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In Session: Sickness, State, and Subjectivity in Modern Japan
2: Bungei Shunjū and Writers Writing Illness
Friday, March 26, 2021
12:00pm – 1:30pm EDT
University of Massachusetts, Amherst, United States
In 2017, the Bungei Shunjū publishing group released a book called Nokosu Kotoba, a collection of 17 essays by writers, editors, and translators whose work has appeared in the pages of their journals. These essays, some in the form of diaries, chronicle the authors’ experiences with cancer from diagnosis to treatment to remission or death. The authors range from Setouchi Jakuchō (b.1922) to Inoue Hisashi (1934-2010) as well as many others. This kind of essay, known as the tōbyōki or struggling with illness narrative, has become popular in Japan. The term first came into the popular vocabulary in the 1920s and has taken on new life with the jibunshi or life writing movement of the 1960s and 70s.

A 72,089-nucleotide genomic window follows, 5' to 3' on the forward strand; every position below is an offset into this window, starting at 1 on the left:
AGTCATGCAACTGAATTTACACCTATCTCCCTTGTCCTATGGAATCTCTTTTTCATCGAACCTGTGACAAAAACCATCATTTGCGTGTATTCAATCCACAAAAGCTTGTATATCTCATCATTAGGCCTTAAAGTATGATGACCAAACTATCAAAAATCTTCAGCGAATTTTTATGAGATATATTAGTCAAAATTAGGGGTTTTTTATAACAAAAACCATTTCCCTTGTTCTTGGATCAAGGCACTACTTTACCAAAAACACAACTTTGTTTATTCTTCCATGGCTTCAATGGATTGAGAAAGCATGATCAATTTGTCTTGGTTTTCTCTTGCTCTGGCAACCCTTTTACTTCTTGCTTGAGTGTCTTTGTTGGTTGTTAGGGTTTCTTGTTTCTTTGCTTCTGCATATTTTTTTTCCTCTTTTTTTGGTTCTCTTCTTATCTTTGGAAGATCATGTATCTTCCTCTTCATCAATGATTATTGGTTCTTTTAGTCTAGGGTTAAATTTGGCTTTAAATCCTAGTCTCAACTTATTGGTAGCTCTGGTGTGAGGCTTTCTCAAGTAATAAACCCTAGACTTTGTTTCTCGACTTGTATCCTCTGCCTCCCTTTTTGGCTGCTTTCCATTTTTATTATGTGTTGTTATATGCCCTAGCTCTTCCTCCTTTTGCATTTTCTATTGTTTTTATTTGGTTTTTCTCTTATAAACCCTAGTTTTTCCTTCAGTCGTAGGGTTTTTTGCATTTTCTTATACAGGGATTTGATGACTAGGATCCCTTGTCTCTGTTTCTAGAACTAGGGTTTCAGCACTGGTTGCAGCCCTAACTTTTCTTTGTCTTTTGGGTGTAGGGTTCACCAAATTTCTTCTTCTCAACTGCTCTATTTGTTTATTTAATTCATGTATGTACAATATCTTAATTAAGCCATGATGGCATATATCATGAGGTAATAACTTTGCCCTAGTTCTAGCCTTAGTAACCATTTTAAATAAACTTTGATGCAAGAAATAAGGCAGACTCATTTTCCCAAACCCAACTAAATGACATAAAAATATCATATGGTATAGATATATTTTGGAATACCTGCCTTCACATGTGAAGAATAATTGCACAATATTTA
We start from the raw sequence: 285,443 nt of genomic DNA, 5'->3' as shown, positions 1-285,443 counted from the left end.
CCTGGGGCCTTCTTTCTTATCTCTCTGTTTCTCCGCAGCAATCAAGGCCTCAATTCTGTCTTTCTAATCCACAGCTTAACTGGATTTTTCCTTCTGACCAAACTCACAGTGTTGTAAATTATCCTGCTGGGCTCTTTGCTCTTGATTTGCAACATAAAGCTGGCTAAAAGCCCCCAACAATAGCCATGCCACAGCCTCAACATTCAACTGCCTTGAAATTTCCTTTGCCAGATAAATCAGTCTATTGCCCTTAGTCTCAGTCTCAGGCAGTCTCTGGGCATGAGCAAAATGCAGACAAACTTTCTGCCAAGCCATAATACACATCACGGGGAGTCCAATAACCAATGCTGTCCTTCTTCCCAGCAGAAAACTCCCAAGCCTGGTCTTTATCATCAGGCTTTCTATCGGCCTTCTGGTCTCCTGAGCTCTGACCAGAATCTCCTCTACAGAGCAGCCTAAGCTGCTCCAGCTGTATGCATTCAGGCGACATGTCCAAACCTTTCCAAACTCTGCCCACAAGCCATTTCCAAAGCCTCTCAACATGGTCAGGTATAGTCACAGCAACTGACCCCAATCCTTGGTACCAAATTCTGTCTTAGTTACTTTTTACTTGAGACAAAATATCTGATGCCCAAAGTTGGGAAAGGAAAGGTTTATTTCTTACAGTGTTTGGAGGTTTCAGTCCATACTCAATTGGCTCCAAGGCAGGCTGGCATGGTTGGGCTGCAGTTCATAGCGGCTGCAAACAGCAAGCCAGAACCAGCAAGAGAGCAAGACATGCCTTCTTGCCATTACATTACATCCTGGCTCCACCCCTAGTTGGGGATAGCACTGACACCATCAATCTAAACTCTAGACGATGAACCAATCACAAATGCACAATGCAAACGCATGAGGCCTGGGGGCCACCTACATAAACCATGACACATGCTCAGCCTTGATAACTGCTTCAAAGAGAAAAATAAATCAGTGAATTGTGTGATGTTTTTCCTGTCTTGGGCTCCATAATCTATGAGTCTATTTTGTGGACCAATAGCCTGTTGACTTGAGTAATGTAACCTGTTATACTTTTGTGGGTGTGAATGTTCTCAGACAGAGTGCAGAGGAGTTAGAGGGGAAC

In this presentation I will look at a brief history of authors writing about illness in the magazines of the Bungei Shunjū publishing group, paying particular attention to the 1960s and the work of Takami Jun (1907-1965) and the contemporary proliferation of illness narratives. Next, I will focus on the collection, Nokosu Kotoba, and its authors. These authors experience a range of treatment options from standard biomedical treatment of surgery, chemotherapy, and radiation to kanpō (Chinese medicine) and other alternative medical approaches. I will discuss the differences between the 1960s and the present in terms of medical approach and the content of their essays. I will also explore why the press becomes a vehicle for discussing one’s health and what purpose these essays serve.